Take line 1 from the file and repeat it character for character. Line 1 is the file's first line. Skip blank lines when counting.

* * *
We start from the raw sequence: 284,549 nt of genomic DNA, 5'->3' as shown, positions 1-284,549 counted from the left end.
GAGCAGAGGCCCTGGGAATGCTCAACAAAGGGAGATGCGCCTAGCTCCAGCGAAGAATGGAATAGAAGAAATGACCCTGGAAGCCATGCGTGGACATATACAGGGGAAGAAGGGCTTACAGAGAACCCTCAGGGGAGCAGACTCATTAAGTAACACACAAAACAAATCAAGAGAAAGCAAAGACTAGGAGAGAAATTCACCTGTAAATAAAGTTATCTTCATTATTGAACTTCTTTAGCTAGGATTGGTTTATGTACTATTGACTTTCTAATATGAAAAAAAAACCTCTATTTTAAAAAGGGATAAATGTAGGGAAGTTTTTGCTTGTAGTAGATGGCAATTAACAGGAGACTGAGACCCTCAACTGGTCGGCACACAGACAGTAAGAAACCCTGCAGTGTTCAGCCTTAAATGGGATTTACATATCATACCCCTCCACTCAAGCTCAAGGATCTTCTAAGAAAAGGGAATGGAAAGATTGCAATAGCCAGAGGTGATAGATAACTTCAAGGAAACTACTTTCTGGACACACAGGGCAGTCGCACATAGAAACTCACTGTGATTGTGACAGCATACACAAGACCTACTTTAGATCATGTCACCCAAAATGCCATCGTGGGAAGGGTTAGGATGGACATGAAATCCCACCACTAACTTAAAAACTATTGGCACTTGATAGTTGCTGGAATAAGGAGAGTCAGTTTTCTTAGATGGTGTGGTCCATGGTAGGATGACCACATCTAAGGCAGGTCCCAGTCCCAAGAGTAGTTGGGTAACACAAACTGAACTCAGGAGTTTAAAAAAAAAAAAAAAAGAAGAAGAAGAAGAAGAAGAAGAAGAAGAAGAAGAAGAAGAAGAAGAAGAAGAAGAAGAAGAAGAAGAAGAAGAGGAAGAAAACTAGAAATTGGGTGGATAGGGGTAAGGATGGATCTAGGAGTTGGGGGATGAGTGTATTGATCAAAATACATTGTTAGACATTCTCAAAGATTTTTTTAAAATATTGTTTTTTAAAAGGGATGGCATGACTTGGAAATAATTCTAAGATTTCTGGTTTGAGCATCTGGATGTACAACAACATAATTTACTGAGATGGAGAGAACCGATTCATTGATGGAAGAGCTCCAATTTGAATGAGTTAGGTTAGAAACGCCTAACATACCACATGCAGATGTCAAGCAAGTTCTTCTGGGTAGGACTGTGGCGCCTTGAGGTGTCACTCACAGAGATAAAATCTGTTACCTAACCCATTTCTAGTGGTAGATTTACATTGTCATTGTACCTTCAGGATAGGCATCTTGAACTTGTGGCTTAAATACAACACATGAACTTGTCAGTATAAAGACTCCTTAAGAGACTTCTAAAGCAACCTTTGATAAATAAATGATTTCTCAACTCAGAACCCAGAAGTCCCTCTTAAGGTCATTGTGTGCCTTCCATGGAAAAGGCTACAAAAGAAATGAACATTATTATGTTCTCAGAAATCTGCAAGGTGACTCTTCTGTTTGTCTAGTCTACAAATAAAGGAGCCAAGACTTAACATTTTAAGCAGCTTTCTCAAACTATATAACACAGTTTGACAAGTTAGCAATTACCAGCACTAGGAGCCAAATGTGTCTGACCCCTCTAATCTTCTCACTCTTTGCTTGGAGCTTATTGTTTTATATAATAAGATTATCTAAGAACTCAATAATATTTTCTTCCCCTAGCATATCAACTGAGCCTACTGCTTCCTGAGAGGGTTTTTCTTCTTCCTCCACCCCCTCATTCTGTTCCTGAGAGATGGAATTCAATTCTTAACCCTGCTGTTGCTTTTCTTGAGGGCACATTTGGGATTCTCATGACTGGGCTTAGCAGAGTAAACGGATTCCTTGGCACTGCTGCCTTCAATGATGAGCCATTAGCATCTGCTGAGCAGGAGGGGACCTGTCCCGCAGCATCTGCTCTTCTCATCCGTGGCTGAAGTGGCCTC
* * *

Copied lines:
We start from the raw sequence: 284,549 nt of genomic DNA, 5'->3' as shown, positions 1-284,549 counted from the left end.